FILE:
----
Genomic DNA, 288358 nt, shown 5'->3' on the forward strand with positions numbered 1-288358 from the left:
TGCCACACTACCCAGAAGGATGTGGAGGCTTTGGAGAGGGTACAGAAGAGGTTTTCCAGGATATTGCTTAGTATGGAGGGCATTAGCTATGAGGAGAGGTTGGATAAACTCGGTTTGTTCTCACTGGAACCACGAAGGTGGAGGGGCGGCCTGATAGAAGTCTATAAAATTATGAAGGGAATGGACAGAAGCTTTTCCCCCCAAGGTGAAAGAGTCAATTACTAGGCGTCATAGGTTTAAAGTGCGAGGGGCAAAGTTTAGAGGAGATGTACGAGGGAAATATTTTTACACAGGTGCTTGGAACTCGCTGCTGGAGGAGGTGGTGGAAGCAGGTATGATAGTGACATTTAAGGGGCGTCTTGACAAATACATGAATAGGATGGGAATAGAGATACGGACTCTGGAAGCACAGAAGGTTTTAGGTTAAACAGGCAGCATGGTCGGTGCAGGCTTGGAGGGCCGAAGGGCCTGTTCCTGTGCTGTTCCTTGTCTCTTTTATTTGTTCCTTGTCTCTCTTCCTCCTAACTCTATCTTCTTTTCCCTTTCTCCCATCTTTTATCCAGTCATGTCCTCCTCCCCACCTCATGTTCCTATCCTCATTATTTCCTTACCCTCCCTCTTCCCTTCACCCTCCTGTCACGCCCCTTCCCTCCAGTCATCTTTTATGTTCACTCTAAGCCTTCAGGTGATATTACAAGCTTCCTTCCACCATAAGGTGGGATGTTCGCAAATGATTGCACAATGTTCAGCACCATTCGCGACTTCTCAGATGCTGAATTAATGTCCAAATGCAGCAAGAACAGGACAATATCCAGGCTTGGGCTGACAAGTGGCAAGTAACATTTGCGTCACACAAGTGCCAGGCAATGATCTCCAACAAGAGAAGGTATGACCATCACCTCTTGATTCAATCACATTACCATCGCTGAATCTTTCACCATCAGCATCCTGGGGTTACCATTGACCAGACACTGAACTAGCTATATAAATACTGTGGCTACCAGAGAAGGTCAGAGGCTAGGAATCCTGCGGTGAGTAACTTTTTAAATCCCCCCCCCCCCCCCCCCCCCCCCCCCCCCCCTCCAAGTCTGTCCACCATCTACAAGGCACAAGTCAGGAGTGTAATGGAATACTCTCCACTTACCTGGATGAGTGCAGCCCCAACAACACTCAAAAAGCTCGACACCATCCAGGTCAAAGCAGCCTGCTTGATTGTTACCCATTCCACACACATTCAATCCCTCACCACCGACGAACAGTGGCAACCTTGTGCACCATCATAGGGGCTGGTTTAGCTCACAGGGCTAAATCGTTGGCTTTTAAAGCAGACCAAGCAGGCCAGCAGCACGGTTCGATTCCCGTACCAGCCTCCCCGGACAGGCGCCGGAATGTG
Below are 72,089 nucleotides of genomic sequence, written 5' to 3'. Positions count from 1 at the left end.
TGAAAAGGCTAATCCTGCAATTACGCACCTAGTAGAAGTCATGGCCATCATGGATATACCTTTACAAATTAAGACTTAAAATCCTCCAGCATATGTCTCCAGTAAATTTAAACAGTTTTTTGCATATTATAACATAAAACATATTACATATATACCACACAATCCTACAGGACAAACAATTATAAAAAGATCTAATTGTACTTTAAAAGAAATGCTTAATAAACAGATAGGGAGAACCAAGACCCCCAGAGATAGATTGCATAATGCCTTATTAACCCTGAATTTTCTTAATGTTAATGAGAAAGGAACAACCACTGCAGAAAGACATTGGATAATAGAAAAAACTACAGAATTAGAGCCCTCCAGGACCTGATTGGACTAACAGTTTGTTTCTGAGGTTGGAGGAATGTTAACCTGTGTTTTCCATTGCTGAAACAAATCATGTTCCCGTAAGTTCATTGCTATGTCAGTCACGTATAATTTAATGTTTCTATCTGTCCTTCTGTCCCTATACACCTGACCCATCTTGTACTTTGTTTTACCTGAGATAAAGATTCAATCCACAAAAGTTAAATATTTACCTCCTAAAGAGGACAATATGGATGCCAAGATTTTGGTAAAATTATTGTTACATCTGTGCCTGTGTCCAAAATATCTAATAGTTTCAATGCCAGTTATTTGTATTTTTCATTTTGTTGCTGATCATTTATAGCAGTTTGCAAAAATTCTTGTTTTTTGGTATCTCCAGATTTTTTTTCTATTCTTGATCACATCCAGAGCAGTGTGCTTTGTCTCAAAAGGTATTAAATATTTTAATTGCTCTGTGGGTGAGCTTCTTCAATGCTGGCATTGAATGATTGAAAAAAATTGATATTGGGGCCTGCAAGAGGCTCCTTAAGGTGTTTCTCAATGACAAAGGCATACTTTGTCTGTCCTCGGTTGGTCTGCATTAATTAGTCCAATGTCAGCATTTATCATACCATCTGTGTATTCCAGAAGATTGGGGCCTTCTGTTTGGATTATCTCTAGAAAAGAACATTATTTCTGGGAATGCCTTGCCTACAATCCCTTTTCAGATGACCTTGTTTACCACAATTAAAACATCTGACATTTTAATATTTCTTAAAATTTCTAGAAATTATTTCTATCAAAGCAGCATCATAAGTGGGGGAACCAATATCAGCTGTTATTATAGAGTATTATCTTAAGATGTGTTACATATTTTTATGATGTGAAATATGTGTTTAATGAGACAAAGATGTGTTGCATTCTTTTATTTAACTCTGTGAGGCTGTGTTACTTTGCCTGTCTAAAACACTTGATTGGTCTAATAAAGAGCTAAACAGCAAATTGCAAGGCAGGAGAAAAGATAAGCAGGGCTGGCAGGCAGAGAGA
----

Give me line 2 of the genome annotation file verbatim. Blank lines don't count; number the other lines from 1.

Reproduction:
TGCCACACTACCCAGAAGGATGTGGAGGCTTTGGAGAGGGTACAGAAGAGGTTTTCCAGGATATTGCTTAGTATGGAGGGCATTAGCTATGAGGAGAGGTTGGATAAACTCGGTTTGTTCTCACTGGAACCACGAAGGTGGAGGGGCGGCCTGATAGAAGTCTATAAAATTATGAAGGGAATGGACAGAAGCTTTTCCCCCCAAGGTGAAAGAGTCAATTACTAGGCGTCATAGGTTTAAAGTGCGAGGGGCAAAGTTTAGAGGAGATGTACGAGGGAAATATTTTTACACAGGTGCTTGGAACTCGCTGCTGGAGGAGGTGGTGGAAGCAGGTATGATAGTGACATTTAAGGGGCGTCTTGACAAATACATGAATAGGATGGGAATAGAGATACGGACTCTGGAAGCACAGAAGGTTTTAGGTTAAACAGGCAGCATGGTCGGTGCAGGCTTGGAGGGCCGAAGGGCCTGTTCCTGTGCTGTTCCTTGTCTCTTTTATTTGTTCCTTGTCTCTCTTCCTCCTAACTCTATCTTCTTTTCCCTTTCTCCCATCTTTTATCCAGTCATGTCCTCCTCCCCACCTCATGTTCCTATCCTCATTATTTCCTTACCCTCCCTCTTCCCTTCACCCTCCTGTCACGCCCCTTCCCTCCAGTCATCTTTTATGTTCACTCTAAGCCTTCAGGTGATATTACAAGCTTCCTTCCACCATAAGGTGGGATGTTCGCAAATGATTGCACAATGTTCAGCACCATTCGCGACTTCTCAGATGCTGAATTAATGTCCAAATGCAGCAAGAACAGGACAATATCCAGGCTTGGGCTGACAAGTGGCAAGTAACATTTGCGTCACACAAGTGCCAGGCAATGATCTCCAACAAGAGAAGGTATGACCATCACCTCTTGATTCAATCACATTACCATCGCTGAATCTTTCACCATCAGCATCCTGGGGTTACCATTGACCAGACACTGAACTAGCTATATAAATACTGTGGCTACCAGAGAAGGTCAGAGGCTAGGAATCCTGCGGTGAGTAACTTTTTAAATCCCCCCCCCCCCCCCCCCCCCCCCCCCCCCCCTCCAAGTCTGTCCACCATCTACAAGGCACAAGTCAGGAGTGTAATGGAATACTCTCCACTTACCTGGATGAGTGCAGCCCCAACAACACTCAAAAAGCTCGACACCATCCAGGTCAAAGCAGCCTGCTTGATTGTTACCCATTCCACACACATTCAATCCCTCACCACCGACGAACAGTGGCAACCTTGTGCACCATCATAGGGGCTGGTTTAGCTCACAGGGCTAAATCGTTGGCTTTTAAAGCAGACCAAGCAGGCCAGCAGCACGGTTCGATTCCCGTACCAGCCTCCCCGGACAGGCGCCGGAATGTG